In the United Kingdom, Rubber Soul’s punning title was made more apparent by album-opener “Drive My Car,” whose warm keys and beep-beep chorus were meant to be a lighthearted rock ‘n’ soul parody. Capitol, the Beatles’ U.S. label, regularly resequenced the or edited the group’s early records. The version of Rubber Soul the label released in late 1965 was missing “Drive My Car,” as well as future classics “Nowhere Man” and “What Goes On,” and the Byrds-influenced “If I Needed Someone.” It was a simple business move, meant to capitalize on the folk-rock movement that the Byrds had helped spearhead. Unwittingly, the out-of-touch Capitol exec who underestimated the Beatles’ popularity and stuck Help! leftover “I’ve Just Seen a Face” at the front of the record in the hopes of goosing the populace turned the U.S. Rubber Soul into a masterpiece of mid-tempo, angsty pop.
Of course, McCartney would go on to play “Drive My Car” at the Super Bowl. And iTunes has “righted” the “wrong” by making only the U.K. edition of Rubber Soul available in their U.S. store. But “I’ve Just Seen a Face,” with that cascading collection of notes that come tumbling out of those three acoustic guitars, sets a tone in perfect concordance with the album’s celebrated cover. Not that Rubber Soul doesn’t have its lighter moments–the bleached-white chorus of “The Word” is still present–but it’s the Beatles’ most emotionally powerful record, and certainly their most accessible. Where the early records’ chime and patina of Beatlemania can often obscure its moodiness, and the later material either avoided present reality or offered the sappy kinds of answers that the prophets were by-then expected to give, Rubber Soul is grounded, concerned with insecurity and self-consciousness. Its problems aren’t cosmetic or cosmic; they’re pedestrian, and so we have them, too.
The album’s emotional freight weighs down its lighter moments, rendering them more honest. Two years earlier, a song like “You Won’t See Me” might have melted into its own gooey core, but here, lying in the wake of “Norwegian Wood,” it stabilizes itself around barroom piano. By the time the upstroked chorus comes around the second time, the kinks of angst have been massaged out. “The Word” repeats the trick in the very next song, breaking out into a full trot. Later, McCartney will send a writhing fuzz-bass line through “I’m Looking Through You.” These flourishes, and the songs they decorate, feel of a piece with one another, the bright center from which the record’s chiaroscuro shades.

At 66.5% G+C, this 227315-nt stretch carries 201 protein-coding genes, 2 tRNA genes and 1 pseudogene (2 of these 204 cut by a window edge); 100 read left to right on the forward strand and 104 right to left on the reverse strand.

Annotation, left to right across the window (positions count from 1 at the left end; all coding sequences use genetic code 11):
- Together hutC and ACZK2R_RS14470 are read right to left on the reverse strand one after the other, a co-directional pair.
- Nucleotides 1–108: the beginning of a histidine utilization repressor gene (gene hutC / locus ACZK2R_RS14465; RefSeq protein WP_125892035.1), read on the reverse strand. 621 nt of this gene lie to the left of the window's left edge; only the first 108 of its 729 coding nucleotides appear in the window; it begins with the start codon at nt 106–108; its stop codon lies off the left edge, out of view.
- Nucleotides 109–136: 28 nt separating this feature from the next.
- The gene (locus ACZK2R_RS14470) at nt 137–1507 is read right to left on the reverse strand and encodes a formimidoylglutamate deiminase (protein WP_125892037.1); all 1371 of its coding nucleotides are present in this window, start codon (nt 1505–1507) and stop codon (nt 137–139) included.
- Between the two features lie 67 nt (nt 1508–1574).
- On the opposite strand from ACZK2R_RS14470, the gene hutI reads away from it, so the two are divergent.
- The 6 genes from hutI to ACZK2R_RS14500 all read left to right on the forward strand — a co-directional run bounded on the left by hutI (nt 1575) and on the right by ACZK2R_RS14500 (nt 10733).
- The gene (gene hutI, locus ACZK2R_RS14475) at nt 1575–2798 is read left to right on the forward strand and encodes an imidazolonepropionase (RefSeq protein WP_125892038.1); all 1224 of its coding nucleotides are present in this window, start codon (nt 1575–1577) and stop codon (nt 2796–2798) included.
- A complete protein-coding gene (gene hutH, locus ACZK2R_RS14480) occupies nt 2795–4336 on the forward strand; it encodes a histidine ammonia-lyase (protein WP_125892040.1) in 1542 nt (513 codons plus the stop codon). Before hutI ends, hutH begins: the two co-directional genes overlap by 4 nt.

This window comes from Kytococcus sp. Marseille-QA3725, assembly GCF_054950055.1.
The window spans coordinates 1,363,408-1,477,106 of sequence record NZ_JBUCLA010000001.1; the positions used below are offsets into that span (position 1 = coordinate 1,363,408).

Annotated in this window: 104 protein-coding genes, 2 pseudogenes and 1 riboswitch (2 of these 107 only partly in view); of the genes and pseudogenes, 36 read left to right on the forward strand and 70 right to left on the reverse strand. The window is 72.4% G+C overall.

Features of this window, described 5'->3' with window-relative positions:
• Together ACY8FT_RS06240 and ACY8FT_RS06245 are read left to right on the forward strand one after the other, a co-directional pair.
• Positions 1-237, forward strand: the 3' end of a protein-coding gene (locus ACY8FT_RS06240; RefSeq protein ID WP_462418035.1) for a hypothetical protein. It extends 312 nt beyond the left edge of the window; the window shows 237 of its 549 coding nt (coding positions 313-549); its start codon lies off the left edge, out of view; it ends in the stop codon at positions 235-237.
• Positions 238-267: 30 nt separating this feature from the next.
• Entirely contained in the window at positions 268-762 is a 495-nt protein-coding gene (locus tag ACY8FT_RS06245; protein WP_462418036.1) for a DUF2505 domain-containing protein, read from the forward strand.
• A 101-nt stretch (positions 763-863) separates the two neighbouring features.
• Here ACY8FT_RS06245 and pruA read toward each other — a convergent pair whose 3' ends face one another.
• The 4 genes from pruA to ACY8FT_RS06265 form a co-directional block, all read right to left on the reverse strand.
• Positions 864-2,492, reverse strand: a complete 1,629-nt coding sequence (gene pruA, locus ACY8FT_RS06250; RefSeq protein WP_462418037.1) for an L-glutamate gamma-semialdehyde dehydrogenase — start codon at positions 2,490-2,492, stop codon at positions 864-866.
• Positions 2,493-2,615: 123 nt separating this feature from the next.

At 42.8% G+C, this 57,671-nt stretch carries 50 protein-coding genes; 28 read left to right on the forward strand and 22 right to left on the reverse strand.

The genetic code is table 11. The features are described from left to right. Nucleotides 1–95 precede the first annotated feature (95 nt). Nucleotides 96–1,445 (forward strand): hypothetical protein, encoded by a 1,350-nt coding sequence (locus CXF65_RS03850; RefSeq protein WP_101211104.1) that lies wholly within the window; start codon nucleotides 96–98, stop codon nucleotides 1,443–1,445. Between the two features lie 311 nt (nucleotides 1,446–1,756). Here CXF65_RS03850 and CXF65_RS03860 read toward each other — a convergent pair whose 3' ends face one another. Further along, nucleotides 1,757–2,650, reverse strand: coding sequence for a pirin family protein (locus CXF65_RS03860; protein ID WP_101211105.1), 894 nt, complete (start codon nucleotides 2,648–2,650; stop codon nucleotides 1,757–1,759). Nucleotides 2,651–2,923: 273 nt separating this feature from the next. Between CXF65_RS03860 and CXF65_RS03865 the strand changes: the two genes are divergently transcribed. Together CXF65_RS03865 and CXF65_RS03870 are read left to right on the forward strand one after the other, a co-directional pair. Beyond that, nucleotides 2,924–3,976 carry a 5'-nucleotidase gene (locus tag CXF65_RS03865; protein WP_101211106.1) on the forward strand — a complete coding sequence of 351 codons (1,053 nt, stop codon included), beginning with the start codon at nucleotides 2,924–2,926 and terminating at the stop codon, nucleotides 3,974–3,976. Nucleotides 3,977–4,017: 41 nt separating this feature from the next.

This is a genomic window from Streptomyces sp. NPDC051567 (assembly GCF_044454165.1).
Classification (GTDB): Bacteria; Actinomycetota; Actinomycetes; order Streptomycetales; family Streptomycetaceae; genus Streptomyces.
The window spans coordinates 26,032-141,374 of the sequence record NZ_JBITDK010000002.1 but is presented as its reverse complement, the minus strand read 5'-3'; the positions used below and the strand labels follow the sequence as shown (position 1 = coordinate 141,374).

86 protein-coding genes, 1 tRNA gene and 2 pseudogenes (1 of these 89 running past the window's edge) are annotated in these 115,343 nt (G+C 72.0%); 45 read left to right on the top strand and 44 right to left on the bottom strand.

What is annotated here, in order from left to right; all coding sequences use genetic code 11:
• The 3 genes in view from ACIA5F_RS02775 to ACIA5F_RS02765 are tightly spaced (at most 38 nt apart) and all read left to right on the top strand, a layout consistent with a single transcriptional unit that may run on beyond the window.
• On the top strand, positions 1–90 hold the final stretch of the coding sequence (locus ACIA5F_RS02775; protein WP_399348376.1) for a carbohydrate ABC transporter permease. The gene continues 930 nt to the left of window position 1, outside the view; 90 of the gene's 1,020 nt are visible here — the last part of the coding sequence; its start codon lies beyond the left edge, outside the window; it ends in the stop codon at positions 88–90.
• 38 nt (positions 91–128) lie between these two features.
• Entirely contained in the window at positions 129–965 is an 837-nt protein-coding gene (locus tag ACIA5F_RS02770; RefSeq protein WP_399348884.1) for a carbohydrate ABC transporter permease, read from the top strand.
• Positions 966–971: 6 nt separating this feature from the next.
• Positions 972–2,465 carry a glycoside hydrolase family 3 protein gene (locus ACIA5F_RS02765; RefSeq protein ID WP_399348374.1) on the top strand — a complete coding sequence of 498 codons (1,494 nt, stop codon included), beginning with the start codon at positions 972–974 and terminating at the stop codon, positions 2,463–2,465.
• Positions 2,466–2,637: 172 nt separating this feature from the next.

Those shadows produce the album’s best track, one of the finest songs the Beatles would ever produce. Though it’s been used to score countless high-school graduations and baby-boomer funerals and everything in between, “In My Life” remains a perfect piece of songwriting, perhaps the emotional centerpiece of the group’s entire catalogue. It’s easy to carp at the song’s nostalgia, particularly given our current age’s devotion to the memory of its own experiences, and Lennon was all of twenty-five when he wrote it, only a little more than halfway through his brief life. But the song shows exactly how much life as a Beatle had aged Lennon (and McCartney, whose exact role in the song’s composition is disputed, but who was nevertheless involved); though they were only a few hours down the road from their boyhood homes, only a few years removed from their childhoods, it all had to have felt by that time completely inaccessible. Regardless of who wrote it, the vocal melody and the song’s pacing are gentle and intricate, and Ringo’s start-stop lines should have put an end to the idea that he was a second-rate drummer. Everything here is in service of the lyric, which is itself in service of the sweet and terrible realization that the nostalgic past, that unlikely confluence of conditions and relationships making moments that seem hyper-genuine, innocent in the extreme, lies. Real life, real love–and that’s what “In My Life” is, a love song–spots the lie. It has to, if it wants to keep moving forward.